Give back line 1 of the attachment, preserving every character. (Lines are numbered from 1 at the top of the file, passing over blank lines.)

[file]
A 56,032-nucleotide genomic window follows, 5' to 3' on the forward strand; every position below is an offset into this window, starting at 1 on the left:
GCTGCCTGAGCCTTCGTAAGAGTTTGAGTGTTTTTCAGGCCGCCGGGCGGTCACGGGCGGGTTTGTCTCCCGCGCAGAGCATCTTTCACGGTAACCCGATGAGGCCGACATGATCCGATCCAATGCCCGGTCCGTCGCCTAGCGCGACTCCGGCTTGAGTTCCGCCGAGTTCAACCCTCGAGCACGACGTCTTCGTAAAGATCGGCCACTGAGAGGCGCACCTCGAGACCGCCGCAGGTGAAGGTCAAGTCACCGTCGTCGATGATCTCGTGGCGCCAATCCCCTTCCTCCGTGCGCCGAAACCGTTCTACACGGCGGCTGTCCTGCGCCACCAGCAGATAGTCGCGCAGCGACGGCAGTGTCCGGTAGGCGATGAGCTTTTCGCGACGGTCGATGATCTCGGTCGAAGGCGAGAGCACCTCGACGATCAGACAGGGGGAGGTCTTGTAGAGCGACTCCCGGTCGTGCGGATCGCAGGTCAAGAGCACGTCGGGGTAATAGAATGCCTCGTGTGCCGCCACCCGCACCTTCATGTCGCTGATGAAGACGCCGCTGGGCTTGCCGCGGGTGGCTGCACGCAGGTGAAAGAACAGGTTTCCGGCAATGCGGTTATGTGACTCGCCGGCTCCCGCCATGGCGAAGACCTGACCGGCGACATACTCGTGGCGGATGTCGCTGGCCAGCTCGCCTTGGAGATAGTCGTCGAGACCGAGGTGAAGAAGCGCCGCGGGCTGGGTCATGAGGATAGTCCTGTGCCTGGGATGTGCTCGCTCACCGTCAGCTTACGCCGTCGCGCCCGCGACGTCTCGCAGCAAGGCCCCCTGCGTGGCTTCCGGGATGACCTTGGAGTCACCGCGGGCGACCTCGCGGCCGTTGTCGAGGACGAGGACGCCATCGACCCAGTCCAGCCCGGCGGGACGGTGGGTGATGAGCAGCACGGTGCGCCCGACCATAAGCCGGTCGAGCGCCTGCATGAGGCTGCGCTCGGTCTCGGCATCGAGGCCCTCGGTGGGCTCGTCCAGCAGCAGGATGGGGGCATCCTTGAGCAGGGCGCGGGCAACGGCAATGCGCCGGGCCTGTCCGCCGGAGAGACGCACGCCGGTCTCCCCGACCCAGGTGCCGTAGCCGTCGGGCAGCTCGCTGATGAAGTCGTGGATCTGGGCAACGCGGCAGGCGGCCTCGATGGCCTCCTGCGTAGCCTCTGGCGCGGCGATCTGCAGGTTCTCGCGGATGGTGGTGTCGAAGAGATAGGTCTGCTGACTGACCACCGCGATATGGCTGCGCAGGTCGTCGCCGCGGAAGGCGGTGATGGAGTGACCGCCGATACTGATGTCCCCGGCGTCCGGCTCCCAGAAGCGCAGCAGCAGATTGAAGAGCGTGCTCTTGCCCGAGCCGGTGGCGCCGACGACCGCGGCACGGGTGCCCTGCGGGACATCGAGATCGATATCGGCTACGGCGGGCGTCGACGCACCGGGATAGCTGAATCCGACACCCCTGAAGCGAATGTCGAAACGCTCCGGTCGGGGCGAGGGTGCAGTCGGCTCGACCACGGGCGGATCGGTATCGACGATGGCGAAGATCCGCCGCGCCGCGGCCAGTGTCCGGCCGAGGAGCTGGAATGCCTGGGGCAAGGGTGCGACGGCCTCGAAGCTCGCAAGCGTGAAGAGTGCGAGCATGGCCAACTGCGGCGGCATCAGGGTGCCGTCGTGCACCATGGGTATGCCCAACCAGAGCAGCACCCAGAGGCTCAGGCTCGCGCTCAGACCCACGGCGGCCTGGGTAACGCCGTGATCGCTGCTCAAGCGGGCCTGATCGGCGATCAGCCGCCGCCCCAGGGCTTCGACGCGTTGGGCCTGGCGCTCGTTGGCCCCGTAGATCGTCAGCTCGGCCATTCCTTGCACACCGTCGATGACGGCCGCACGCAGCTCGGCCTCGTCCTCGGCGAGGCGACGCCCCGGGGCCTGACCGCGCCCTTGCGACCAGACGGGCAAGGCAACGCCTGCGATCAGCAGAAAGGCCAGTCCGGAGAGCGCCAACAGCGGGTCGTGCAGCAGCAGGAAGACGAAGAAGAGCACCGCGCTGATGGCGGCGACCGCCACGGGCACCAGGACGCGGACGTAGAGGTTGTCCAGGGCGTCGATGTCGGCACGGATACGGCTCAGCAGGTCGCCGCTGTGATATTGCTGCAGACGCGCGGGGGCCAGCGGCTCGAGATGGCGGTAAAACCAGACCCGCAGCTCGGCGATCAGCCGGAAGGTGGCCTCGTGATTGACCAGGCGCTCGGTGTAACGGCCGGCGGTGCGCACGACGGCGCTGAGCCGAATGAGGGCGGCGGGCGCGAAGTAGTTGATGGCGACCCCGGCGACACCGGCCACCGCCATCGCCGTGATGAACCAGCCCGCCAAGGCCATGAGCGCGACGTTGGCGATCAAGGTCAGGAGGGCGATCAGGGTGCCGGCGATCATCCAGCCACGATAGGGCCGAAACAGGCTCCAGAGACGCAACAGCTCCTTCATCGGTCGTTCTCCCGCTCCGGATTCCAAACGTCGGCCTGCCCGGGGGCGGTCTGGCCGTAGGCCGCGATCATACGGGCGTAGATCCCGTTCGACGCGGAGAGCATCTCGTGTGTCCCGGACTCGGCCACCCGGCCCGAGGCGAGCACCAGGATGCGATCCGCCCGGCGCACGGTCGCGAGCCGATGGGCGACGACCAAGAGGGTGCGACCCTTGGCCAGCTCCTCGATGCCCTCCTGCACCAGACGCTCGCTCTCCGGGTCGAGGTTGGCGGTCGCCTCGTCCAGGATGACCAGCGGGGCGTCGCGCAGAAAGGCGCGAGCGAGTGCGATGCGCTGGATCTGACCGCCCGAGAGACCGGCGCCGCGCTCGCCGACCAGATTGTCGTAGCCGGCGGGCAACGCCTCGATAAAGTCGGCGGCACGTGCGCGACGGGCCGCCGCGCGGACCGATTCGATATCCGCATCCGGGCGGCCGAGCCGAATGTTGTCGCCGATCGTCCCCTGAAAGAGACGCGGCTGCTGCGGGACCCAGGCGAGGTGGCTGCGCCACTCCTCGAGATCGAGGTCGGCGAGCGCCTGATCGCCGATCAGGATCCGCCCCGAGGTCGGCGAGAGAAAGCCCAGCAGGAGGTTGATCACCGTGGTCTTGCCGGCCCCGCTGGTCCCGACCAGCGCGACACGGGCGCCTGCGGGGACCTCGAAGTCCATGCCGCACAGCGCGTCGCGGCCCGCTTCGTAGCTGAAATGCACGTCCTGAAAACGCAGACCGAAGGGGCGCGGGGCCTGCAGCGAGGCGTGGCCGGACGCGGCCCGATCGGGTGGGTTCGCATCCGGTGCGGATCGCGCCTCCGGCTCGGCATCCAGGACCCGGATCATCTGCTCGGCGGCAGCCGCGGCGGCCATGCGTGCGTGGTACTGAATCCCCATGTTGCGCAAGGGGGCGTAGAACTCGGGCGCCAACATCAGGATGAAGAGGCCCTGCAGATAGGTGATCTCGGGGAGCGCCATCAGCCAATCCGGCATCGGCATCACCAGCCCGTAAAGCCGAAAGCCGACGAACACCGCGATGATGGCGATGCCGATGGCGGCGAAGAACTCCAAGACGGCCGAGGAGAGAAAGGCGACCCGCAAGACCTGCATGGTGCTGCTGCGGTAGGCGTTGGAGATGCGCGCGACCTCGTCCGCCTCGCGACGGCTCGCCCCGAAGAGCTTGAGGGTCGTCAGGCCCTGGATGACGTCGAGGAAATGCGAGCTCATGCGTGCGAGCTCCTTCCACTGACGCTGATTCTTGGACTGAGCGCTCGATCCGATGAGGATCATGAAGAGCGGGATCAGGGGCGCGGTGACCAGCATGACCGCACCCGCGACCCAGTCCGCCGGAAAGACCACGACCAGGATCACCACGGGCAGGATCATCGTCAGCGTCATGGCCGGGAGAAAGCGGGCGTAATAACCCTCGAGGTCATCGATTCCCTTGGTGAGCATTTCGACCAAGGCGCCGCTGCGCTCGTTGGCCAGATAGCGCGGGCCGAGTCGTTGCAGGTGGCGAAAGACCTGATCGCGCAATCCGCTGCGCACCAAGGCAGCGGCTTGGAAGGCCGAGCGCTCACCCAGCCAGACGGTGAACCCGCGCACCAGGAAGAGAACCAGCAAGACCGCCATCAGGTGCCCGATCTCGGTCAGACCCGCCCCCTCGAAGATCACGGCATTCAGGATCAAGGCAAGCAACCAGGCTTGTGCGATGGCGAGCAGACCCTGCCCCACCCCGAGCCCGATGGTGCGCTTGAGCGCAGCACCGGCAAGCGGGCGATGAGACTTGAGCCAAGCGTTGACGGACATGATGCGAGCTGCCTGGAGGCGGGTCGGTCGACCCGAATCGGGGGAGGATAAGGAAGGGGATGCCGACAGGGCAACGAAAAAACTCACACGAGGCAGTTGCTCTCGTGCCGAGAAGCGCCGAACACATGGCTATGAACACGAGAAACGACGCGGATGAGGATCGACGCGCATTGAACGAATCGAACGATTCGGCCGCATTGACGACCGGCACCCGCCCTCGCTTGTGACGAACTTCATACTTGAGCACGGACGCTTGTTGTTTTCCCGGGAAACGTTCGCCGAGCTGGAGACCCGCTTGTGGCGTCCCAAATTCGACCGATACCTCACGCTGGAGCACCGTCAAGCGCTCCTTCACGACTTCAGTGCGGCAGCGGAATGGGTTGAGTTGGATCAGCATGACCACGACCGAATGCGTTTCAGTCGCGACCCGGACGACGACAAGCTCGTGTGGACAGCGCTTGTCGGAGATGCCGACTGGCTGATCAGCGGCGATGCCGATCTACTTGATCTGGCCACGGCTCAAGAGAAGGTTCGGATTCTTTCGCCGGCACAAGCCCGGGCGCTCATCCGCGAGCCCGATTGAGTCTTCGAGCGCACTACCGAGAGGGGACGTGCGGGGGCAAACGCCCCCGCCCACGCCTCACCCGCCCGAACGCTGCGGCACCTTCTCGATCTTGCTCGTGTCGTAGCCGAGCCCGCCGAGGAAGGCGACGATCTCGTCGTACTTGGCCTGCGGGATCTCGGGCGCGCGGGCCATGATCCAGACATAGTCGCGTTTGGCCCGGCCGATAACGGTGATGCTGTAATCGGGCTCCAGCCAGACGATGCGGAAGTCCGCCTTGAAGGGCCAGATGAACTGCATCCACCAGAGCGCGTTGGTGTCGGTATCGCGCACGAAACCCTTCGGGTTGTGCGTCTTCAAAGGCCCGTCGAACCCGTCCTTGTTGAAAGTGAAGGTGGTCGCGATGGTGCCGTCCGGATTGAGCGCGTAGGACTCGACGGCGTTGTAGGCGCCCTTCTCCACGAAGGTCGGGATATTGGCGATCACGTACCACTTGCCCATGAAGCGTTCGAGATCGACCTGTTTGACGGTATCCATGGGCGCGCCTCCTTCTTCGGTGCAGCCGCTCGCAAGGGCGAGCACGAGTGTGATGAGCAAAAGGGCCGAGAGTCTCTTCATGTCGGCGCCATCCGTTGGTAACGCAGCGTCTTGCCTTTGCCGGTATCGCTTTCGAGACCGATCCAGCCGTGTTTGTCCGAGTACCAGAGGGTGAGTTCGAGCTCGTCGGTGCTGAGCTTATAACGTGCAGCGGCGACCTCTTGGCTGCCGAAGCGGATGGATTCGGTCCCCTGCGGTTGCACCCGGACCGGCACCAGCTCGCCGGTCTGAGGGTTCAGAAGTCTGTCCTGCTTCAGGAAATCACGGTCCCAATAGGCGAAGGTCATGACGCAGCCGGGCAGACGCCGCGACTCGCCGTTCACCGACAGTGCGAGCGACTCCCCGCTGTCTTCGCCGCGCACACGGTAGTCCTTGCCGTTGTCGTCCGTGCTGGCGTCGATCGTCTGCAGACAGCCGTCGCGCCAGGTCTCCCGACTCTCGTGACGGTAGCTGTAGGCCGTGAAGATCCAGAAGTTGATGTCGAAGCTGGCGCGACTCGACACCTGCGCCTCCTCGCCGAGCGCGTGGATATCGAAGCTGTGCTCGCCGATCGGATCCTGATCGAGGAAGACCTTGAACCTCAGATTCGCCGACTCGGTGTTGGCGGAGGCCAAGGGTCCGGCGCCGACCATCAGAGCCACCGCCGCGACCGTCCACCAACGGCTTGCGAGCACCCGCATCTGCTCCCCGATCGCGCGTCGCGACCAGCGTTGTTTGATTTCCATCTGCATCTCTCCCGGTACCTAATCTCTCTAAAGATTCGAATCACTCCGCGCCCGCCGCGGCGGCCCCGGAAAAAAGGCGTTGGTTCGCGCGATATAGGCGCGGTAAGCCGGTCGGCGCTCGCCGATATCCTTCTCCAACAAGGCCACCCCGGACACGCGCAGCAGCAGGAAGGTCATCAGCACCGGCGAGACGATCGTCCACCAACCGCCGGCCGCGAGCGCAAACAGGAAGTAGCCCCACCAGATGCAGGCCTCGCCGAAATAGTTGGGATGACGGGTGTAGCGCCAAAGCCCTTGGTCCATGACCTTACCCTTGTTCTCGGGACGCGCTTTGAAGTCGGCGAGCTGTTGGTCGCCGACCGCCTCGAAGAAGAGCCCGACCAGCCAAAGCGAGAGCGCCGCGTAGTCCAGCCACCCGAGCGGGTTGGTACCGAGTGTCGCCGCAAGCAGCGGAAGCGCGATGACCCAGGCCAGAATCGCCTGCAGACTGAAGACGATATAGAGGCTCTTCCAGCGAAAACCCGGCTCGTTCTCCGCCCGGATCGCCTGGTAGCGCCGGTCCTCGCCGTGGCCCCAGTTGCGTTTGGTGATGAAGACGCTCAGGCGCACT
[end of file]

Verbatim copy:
A 56,032-nucleotide genomic window follows, 5' to 3' on the forward strand; every position below is an offset into this window, starting at 1 on the left: